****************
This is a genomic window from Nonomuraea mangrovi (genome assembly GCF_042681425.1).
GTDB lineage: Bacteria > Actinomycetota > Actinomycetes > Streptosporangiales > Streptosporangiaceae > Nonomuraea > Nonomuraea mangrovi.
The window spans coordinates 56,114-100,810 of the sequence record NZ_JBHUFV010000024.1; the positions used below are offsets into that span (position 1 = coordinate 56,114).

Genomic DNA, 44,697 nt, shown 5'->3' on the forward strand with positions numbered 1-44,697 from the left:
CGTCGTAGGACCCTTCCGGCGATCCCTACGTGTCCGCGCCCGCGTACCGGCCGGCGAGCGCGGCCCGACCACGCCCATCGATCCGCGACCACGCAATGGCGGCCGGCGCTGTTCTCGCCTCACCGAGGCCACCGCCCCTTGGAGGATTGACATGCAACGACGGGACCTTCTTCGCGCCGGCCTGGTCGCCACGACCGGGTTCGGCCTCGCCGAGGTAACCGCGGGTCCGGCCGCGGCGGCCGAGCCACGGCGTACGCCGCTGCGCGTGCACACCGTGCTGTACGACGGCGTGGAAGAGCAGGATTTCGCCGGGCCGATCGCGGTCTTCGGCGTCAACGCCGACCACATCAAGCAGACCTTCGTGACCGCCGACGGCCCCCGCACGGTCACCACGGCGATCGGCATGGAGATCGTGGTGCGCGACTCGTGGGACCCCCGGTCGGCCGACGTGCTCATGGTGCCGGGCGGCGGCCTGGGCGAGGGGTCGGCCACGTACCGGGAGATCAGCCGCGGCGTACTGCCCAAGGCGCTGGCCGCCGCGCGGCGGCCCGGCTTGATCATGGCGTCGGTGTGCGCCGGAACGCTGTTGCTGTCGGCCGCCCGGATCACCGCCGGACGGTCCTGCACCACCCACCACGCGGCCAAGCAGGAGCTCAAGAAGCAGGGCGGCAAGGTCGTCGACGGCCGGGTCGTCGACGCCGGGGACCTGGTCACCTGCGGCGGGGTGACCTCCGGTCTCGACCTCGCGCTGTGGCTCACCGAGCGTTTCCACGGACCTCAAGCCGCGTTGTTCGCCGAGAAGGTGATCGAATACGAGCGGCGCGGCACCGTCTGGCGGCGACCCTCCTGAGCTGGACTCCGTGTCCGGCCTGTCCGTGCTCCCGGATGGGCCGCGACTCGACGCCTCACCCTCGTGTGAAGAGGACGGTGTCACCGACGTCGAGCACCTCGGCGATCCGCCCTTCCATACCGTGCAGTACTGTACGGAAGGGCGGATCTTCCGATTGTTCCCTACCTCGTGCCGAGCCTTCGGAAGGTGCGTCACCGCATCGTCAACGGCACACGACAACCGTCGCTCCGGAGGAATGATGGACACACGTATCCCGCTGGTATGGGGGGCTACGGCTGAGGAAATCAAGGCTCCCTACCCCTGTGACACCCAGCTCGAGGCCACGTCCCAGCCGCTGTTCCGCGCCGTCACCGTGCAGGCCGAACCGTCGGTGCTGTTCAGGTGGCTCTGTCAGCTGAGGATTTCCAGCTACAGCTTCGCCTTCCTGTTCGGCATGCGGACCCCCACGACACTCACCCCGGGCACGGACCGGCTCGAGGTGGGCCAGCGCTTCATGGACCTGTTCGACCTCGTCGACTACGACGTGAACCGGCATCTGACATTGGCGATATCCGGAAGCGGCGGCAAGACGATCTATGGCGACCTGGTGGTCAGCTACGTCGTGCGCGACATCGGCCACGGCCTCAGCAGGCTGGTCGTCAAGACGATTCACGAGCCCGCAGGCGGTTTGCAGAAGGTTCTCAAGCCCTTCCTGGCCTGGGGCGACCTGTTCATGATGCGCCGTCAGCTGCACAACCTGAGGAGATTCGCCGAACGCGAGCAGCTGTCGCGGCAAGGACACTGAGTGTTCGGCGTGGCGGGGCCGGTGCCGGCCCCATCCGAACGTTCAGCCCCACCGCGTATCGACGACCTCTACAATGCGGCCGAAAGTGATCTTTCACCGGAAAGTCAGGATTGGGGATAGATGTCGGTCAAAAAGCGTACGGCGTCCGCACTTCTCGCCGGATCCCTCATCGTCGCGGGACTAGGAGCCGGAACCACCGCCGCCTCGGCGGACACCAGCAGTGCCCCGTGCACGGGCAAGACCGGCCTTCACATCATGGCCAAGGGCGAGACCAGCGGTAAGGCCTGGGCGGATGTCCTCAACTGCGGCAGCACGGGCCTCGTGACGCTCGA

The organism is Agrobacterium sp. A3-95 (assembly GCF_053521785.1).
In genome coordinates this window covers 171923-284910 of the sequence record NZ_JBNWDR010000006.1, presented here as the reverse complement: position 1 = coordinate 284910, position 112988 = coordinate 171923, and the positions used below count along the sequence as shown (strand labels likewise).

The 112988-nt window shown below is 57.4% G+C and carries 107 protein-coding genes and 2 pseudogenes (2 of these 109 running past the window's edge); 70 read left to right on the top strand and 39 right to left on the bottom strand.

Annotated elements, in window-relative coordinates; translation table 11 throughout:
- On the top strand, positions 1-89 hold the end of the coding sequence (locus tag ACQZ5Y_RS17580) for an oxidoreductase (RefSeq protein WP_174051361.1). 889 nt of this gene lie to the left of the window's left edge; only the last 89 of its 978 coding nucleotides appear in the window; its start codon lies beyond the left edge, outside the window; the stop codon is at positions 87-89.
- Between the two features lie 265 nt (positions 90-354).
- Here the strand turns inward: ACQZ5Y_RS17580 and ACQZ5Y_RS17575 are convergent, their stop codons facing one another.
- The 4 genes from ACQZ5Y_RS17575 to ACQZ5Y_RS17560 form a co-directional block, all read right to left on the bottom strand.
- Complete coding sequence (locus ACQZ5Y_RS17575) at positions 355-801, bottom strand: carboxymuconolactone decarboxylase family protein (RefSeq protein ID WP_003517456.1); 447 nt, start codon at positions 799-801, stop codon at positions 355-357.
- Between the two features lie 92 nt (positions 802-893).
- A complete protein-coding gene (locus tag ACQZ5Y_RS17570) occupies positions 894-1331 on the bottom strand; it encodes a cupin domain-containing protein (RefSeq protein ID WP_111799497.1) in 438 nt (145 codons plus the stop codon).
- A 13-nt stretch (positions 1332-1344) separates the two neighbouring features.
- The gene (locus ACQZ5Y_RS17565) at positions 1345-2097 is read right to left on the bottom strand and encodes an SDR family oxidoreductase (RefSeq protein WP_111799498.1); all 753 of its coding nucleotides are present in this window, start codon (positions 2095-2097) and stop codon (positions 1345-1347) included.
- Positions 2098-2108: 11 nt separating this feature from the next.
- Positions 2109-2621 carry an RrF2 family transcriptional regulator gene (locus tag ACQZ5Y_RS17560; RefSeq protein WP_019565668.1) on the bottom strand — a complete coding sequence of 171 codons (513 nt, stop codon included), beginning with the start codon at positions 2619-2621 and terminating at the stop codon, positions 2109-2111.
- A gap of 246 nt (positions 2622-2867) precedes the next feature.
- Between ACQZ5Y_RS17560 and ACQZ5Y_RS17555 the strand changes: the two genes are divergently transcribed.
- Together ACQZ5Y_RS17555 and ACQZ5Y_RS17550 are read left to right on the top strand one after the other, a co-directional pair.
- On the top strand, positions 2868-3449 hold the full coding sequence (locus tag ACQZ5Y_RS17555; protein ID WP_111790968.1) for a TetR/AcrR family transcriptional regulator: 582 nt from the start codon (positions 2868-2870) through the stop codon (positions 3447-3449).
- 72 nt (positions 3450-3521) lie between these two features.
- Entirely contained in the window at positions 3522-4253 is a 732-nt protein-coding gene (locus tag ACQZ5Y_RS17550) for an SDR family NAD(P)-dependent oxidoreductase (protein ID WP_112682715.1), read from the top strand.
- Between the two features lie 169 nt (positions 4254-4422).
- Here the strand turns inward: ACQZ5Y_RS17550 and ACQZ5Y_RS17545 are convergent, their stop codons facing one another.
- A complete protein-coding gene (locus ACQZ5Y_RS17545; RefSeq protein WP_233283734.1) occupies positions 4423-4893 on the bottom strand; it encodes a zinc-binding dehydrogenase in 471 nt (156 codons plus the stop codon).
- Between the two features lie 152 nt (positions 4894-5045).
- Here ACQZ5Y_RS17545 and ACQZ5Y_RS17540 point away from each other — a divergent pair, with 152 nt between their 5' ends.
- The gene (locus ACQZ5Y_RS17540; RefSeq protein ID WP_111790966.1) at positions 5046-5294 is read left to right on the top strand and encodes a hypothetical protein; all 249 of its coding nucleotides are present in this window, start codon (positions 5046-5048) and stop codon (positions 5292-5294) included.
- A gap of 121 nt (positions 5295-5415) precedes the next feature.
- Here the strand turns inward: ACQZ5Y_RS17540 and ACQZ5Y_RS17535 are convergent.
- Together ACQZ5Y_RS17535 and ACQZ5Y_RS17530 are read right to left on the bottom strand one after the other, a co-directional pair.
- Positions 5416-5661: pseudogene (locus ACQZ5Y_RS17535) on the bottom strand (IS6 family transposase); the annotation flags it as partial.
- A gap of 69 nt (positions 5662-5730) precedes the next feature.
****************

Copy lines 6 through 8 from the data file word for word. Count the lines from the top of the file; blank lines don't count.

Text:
The organism is Agrobacterium sp. A3-95 (assembly GCF_053521785.1).
In genome coordinates this window covers 171923-284910 of the sequence record NZ_JBNWDR010000006.1, presented here as the reverse complement: position 1 = coordinate 284910, position 112988 = coordinate 171923, and the positions used below count along the sequence as shown (strand labels likewise).

The 112988-nt window shown below is 57.4% G+C and carries 107 protein-coding genes and 2 pseudogenes (2 of these 109 running past the window's edge); 70 read left to right on the top strand and 39 right to left on the bottom strand.